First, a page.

OpenStudy (anonymous):

if we didn't have the constraint, it would be straight forward. we'd find the partials, set them all equal to zero and then solve for the three variables.

OpenStudy (anonymous):

since we would have fx=0, fy=0, fz=0; all equations in their own right, and we have 3 variables, we would be able to solve this problem completely.

OpenStudy (anonymous):

depending on how many CRITICAL points we find, some could be maximum(s) and others minimum(s)

OpenStudy (anonymous):

thoughts?

OpenStudy (anonymous):

so take the partials and set them equal to zero and solve for a x, y, or z and plug the values into the equations

OpenStudy (anonymous):

is that the first step?

OpenStudy (anonymous):

that would only be if we didn't have a constraint; since we have a constraint, we need to find a way to include it in our optimization.

OpenStudy (anonymous):

so take the constraint and solve for one of the variables. pick which ever one you'd like

OpenStudy (anonymous):

by the way, i take it you're in college...what year?

OpenStudy (anonymous):

i am a junior

OpenStudy (anonymous):

where?

OpenStudy (anonymous):

so the contratint is x^2+y^2+2z^2=25

OpenStudy (anonymous):

and let me know once you have solved for one of the variables in the constraint...

OpenStudy (anonymous):

at Ohio State

OpenStudy (anonymous):

that's correct. chose one variable, x, y or z and solve for it

OpenStudy (anonymous):

good stuff

OpenStudy (anonymous):

I graduated from Stanford and I'm currently working in the DC area

OpenStudy (anonymous):

chose a variable that's gonna make it easy on you cuz we'll have to plug whatever that variable is equal to into the f(x,y,z) function!

OpenStudy (anonymous):

once we do that, we'll have one function with only 2 variables and we can find the two partials, set them equal to zero and solve!

OpenStudy (anonymous):

show me your work and let me know what you're thinking so that I can guide you in case you get lost...

OpenStudy (anonymous):

OpenStudy (anonymous):

with the 2 present in the constraint the value i get solving for x=5-y-\sqrt{2z ^{2}}\]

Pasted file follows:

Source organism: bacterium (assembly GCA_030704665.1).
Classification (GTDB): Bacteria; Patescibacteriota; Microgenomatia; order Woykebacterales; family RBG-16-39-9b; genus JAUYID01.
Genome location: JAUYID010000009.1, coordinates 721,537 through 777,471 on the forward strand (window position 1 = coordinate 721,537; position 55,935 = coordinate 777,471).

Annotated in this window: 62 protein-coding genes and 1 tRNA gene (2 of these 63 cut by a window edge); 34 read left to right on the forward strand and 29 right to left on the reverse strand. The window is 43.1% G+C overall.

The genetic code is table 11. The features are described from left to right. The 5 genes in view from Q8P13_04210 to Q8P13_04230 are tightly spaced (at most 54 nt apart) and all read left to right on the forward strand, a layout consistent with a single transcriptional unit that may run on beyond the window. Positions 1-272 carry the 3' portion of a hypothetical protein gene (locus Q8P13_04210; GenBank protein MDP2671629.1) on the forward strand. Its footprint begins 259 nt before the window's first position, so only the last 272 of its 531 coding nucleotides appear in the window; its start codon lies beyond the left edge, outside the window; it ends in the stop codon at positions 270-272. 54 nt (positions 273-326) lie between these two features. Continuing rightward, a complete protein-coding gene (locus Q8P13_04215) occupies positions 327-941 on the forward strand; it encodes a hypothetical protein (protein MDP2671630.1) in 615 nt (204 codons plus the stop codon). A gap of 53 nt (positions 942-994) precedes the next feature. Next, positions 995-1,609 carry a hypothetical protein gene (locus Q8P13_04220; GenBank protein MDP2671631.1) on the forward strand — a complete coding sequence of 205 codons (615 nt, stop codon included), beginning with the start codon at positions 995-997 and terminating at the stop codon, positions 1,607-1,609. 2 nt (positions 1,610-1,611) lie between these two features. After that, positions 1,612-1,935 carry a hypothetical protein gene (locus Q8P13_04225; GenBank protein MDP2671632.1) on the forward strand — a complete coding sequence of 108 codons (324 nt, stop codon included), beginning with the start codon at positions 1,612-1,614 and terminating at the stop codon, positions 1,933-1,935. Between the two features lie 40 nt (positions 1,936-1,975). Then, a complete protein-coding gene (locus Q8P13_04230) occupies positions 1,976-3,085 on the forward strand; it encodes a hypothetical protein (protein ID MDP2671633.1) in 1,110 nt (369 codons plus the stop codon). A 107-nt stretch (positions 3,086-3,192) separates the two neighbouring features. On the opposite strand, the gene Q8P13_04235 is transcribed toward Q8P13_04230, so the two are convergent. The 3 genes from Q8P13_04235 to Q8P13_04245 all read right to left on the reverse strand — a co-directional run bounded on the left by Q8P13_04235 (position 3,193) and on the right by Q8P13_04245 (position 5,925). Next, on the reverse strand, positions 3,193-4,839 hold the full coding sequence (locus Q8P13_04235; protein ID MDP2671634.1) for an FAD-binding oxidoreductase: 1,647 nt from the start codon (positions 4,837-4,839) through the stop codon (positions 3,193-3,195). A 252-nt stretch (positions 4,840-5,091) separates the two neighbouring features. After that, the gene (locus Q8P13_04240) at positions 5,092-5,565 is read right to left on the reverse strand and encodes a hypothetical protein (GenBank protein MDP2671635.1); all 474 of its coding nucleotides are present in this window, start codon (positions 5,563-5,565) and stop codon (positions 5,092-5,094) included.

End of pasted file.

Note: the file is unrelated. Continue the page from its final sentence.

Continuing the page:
OpenStudy (anonymous):

$x=5-y-\sqrt{2z ^{2}}$

OpenStudy (anonymous):

thank you! much better

OpenStudy (anonymous):

let me check...

OpenStudy (anonymous):

walk me thru how you got this step by step...or just to the part before you took the square root

OpenStudy (anonymous):

the constraint equation is $x ^{2}+y ^{2}+2z ^{2}=25$

OpenStudy (anonymous):

solve for X, so I squared both sides

OpenStudy (anonymous):

first you took y^2 and 2z^2 to the other side

OpenStudy (anonymous):

yeah, then squared both sides

OpenStudy (anonymous):

and then you had $x^2 = 25 - 2z^2 - y^2$

OpenStudy (anonymous):

yep

OpenStudy (anonymous):

the square of the right isn't exactly what you got bradley

OpenStudy (anonymous):

so should i not square the equation?

OpenStudy (anonymous):

no, that was right

OpenStudy (anonymous):

okay so what do i do with it? do i plug it into the partial?

OpenStudy (anonymous):

the square root of 25-2z^2-y^2 doesn't simplify to that.

OpenStudy (anonymous):

dude, give 10 minutes

OpenStudy (anonymous):

okay you are fine

OpenStudy (anonymous):

oh how i hate contraints

OpenStudy (anonymous):

yes it does simplft to that

OpenStudy (anonymous):

i hate this problem

OpenStudy (anonymous):

i'm back and we're gonna solve this problem. sorry for the delay

OpenStudy (anonymous):

i need to find a gradient of the the f(x,y,z) right?

OpenStudy (anonymous):

yes, but we need to take the constraint into account

OpenStudy (anonymous):

so we solve for one variable, x like you did above

OpenStudy (anonymous):

the $x= \sqrt{25-2z^2-y^2} \neq 5 - y - \sqrt{2x2}$

OpenStudy (anonymous):

the $x=\sqrt{25-2z^2-y^2} \neq 5 - y - \sqrt{2x^2}$

OpenStudy (anonymous):

are we good here?

OpenStudy (anonymous):

yes

OpenStudy (anonymous):

if you're not sure why those two are NOT equal, look it up when you get a chance.